With thanks to the lovely people at Penguin I have 5 copies of The Sacrifice Box to giveaway to 5 lucky winners!

You can enter this giveaway by my twitter here

UK Only

Ends 4th February 2018

Good Luck!


Previously On Tales…..

Click on the below links for previous post with Martin Stewart here on Tales Of Yesterday!

Tales Post – An Alternative “Easter Egg”


A huge thank you to Martin for a brilliant guest post that has made want to go and revisit everything 80’s and to Simon at Penguin for embracing the #BritishBooksChallenge18 author of the month and giving me some fab books to giveaway!

Have you read The Sacrifice Box  What did you think?  What was your favourite part?  What are your nostalgic memories?  If you have not read it yet have we tempted you to go and grab a copy?   I would love to hear from you!  Why not leave a comment using the reply button at the top of this post or tweet me on twitter using @chelleytoy!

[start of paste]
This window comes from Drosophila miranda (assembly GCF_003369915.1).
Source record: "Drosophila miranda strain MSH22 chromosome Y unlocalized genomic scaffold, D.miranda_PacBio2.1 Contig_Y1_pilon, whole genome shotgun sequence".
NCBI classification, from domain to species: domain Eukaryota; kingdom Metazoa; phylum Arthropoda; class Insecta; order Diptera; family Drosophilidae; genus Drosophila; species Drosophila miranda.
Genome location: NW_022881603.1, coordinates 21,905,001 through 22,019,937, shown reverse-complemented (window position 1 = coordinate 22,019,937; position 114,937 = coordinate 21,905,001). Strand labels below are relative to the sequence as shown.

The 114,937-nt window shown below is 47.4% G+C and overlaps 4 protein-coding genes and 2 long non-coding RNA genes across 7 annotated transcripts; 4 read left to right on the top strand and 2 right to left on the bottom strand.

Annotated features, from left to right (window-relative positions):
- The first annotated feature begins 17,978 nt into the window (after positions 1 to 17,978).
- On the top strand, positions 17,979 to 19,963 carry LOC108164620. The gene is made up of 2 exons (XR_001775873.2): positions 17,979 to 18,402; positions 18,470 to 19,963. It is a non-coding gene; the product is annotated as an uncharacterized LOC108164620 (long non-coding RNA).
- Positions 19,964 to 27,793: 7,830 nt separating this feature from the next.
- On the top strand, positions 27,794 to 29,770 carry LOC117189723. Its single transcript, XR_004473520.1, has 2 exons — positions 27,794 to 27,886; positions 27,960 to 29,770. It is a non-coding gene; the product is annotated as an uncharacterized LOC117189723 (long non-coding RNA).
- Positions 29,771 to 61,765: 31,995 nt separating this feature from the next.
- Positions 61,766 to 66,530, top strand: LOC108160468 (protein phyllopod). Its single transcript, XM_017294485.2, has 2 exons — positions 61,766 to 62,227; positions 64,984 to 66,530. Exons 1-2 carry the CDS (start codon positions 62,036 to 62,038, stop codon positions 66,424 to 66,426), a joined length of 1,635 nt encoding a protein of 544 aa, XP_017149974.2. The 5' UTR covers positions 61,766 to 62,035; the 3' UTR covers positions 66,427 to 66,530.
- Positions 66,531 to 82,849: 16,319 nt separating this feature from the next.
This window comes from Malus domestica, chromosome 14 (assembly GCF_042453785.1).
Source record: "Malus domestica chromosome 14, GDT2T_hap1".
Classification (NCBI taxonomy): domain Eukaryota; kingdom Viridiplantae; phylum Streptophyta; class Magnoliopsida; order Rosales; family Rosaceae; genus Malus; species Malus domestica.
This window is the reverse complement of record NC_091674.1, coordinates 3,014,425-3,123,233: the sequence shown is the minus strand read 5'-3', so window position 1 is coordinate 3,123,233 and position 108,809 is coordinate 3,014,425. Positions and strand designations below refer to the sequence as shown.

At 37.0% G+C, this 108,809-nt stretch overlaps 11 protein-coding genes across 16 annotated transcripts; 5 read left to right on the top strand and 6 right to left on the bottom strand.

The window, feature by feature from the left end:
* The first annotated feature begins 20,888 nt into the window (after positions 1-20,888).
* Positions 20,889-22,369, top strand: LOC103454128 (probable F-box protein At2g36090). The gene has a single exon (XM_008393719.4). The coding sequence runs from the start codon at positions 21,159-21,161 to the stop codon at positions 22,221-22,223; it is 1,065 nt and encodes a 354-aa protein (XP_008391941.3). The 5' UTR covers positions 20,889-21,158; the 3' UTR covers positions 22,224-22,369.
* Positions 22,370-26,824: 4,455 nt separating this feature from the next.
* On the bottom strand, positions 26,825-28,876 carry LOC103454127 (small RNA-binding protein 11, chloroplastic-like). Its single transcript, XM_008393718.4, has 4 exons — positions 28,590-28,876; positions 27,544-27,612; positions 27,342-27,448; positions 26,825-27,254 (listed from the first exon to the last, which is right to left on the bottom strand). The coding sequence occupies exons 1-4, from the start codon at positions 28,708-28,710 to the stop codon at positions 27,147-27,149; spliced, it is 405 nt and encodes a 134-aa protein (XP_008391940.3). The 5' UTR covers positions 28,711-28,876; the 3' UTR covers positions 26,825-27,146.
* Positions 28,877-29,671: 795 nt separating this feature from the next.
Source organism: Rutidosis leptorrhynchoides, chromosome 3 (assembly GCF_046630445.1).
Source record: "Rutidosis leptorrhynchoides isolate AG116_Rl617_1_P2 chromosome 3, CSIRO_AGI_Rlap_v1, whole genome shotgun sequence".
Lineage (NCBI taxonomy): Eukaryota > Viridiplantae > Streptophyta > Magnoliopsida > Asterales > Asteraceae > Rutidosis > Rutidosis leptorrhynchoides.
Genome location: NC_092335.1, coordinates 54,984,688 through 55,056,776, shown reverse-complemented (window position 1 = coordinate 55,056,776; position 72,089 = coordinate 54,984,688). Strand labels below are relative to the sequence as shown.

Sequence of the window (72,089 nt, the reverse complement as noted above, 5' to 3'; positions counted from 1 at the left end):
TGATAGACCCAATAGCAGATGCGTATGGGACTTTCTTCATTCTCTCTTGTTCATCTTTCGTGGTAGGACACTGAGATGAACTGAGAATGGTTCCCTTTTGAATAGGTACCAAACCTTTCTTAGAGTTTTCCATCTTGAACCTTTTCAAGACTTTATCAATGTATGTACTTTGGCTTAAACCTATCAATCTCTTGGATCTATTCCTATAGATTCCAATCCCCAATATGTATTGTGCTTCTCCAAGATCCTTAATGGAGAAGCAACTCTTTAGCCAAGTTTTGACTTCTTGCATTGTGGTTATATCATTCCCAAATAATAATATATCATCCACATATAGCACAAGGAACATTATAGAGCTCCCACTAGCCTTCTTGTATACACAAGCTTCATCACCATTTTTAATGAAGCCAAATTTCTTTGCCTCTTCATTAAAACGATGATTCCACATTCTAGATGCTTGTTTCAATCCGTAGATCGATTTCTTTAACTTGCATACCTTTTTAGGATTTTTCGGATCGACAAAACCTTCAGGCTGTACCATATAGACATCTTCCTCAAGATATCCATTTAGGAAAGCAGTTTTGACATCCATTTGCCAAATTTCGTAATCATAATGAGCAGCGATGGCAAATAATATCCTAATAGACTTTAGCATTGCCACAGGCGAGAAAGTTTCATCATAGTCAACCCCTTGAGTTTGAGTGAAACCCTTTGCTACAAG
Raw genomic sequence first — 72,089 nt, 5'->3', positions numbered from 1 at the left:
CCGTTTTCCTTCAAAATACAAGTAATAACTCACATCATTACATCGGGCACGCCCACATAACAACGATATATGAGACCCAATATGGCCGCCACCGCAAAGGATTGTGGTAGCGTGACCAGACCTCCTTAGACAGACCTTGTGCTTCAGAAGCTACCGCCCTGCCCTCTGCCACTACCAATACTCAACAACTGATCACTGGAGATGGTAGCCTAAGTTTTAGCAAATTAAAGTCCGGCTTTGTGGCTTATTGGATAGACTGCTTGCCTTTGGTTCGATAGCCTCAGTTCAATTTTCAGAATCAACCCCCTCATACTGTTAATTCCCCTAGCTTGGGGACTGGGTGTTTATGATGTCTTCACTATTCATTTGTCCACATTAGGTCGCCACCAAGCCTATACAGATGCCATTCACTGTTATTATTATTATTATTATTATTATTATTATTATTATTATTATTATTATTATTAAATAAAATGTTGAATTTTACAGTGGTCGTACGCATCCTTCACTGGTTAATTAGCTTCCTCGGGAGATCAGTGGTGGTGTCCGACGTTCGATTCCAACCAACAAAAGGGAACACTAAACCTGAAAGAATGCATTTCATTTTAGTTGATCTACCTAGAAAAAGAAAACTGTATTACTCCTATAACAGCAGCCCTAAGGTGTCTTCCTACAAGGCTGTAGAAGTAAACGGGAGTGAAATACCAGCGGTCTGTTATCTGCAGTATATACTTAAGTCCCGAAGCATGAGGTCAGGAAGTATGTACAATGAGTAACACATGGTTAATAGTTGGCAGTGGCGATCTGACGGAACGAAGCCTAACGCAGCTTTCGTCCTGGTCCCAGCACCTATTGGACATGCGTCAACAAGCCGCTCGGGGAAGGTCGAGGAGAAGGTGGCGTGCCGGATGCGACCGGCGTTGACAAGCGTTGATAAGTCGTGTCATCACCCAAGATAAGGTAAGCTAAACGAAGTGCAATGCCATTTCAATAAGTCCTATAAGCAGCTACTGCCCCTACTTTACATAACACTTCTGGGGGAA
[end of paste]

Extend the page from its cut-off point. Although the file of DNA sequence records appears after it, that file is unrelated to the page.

Happy Reading!

Guest Post – The Unpredictability Of Being Human Playlist by Linni Ingemundsen

 


I’ve heard so many great things about The Unpredictability Of Being Human that I am super happy to be featuring Linni Ingemundsen on Tales today with a brilliant guest post!

The Unpredictability Of Being Human was released on the 1st January 2018 published by the lovelies at Usborne and is a brilliant YA Contemporary.

Today Linni has stopped by to share The Unpredictability Of Being Human Playlist…..so turn the music upload and enjoy….


If 14-year-old Malin was God for a day, she wouldn’t change much. Dad would still yell; her brother Sigve would still get in trouble, and Mom would still think wine is good for the heart. She’d still be friends with Hanna, even if they met shoplifting. Because stuff’s okay, mostly. And if He could fix the world, wouldn’t God have done it already?


The Unpredictability Of Being Human Playlist

The Unpredictability of Being Human introduces its reader to a small town community in Norway filled with pain, humour and a whole lot of nothingness. Fourteen year old Malin describes the ups and downs of life and the struggles of being a teenager and fitting in. At the same time she watches family drama play out and buried secrets unfold.

I often listen to music when I write and below I’ve put together a playlist connected to the book. Side A are songs that I listened to when writing it while side B are songs that in one way or another remind me of the story.

Side A

Savoir Adore – Mountains